empty Stories Of Greatness

King For A Day

A remarkable personage who, according to tradition, occupied the throne of Poland for a short time was...

Read more: King For A Day

The Gemara (B’rachos 26b) tells us that Avraham Avinu established the t’filah of Shacharis (the Morning Prayer) based on the pasuk, “And Avraham arose early in the morning to the place where he had stood before Hashem.” It was Avraham who introduced the notion of daily prayer to the world. T’filah is a very powerful tool. It connects us to Hashem in ways beyond our comprehension. How careful we must be when we daven that we focus on the words and actually talk to Hashem, rather than be busy with everything else around us. If we focus on Hashem, He responds in ways beyond our wildest dreams.

A remarkable personage who, according to tradition, occupied the throne of Poland for a short time was a Jew by the name of Shaul Wahl.  As legend goes, his father had done a great favor for one of the Polish princes, Nicholas Radziwill, and in return, the prince took young Shaul, whom he had searched for and located studying in a yeshivah in Brest-Litovsk (Brisk), under his wing.  He was so captivated by the brilliance and depth of Shaul’s intellect that he brought him to his own castle, provided for all his wants, and supplied him with all possible means for study.  The noblemen who visited Radziwill’s court marveled at the wisdom and learning of the young Jew, and thus the fame of Shaul spread throughout Poland.

The Rosh Kollel of the Medrash Eliyahu Kollel Avreichim in the city of Elad in Central Israel, is Rav Avraham Pechter shlita. He is not only a well-known talmid chacham, but also an accomplished fundraiser, who maintains contact with businessmen and wealthy benefactors all over the world, and often travels to the United States and Europe to raise money.

One of the most famous midrashim on the Torah concerns the Arbaah Minim that we take on Sukkos. “‘Fruit of the hadar tree’ symbolizes Israel: Just as the esrog has taste as well as fragrance, so Israel has among them those who possess learning and good deeds. ‘Branches of palm-trees’ also applies to Israel: Just as the palm tree has taste but no fragrance, so Israel has among them those who possess learning but not good deeds. ‘And boughs of a myrtle tree’ likewise applies to Israel: Just as the myrtle has fragrance but no taste, so Israel has among them those who possess good deeds but not learning. ‘And willows of a brook’ also applies to Israel: Just as the willow has no taste and no fragrance, so Israel has among them those who possess neither learning nor good deeds. What does the Holy One, blessed be He, do to them? To destroy them is impossible. ‘However,’ says the Holy One, blessed be He, ‘let them all be bound together in one bundle, and they will atone one for another.’”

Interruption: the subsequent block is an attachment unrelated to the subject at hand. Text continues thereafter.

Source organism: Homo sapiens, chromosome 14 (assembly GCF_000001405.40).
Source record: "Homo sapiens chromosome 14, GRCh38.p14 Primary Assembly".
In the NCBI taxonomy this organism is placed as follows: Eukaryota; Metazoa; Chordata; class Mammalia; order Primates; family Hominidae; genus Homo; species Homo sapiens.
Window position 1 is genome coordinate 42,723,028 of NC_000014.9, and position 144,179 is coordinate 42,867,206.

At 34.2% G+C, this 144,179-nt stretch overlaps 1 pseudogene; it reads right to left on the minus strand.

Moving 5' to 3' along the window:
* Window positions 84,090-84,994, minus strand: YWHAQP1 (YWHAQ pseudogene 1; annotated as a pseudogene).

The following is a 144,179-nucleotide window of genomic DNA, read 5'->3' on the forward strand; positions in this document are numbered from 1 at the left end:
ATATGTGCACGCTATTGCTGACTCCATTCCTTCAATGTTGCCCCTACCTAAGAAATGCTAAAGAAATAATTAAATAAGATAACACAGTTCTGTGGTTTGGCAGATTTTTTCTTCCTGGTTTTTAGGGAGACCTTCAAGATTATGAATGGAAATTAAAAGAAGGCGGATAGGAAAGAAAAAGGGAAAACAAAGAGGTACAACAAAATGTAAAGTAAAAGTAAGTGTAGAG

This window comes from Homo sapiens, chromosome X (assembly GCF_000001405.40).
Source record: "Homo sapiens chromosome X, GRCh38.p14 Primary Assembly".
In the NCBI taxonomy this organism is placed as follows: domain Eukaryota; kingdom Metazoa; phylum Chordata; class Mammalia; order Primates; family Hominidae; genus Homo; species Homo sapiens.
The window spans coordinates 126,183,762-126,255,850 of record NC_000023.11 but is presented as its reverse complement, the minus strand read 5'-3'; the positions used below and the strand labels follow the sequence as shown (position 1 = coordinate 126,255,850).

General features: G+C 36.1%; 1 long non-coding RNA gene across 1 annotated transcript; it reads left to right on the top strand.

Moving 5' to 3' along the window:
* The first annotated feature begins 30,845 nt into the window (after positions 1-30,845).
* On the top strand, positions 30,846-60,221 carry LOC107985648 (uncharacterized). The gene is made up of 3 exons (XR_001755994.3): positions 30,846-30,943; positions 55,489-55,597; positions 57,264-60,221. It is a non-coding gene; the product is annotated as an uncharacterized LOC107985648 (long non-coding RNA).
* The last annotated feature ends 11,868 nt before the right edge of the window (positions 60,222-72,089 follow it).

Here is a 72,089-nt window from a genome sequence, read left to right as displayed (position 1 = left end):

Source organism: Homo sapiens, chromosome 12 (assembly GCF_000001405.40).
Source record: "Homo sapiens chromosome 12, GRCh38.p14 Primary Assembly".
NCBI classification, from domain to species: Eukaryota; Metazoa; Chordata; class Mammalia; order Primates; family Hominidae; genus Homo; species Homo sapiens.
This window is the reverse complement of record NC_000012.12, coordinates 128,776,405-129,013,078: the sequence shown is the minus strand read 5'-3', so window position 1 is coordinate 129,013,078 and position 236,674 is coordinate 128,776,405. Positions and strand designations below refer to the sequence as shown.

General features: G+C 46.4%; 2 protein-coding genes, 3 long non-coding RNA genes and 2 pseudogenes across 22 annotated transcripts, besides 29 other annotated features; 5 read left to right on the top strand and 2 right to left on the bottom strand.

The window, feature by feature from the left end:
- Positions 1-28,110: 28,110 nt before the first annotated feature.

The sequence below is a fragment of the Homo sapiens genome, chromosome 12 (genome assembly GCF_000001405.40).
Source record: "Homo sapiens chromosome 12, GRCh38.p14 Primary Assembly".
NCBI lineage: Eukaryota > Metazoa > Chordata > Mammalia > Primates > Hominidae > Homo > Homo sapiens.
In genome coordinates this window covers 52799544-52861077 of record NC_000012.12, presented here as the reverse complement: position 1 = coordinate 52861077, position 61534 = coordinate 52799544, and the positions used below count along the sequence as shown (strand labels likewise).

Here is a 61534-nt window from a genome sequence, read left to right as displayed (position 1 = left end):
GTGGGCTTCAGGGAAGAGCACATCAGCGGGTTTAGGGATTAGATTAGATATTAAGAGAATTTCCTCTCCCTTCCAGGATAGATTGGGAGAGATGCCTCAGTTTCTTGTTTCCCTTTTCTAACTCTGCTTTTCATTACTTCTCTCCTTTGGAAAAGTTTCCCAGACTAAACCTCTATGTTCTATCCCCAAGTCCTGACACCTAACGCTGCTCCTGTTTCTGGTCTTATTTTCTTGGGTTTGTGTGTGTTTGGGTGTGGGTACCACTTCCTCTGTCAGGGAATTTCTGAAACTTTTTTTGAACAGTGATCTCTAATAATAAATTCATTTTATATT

After the Mabul (Flood) wiped out mankind and civilization as it were, Hashem spoke to Noach and commanded him to rebuild the world once more. Noach was not simply a “survivor”; he was charged with an awesome task, a responsibility like no other. He must go forth and repopulate, replant, resettle – and basically restart life on this world.

The problems facing a fellow Jew are our pro blems, and the tears streaming down their faces are just as real to us as they are to them. If we are looking for ways to repent our sins with a complete t’shuvah and herald the holy day of Yom Kippur when we reunite with our Father in Heaven, this is where we must begin. We reach upwards by reaching outwards.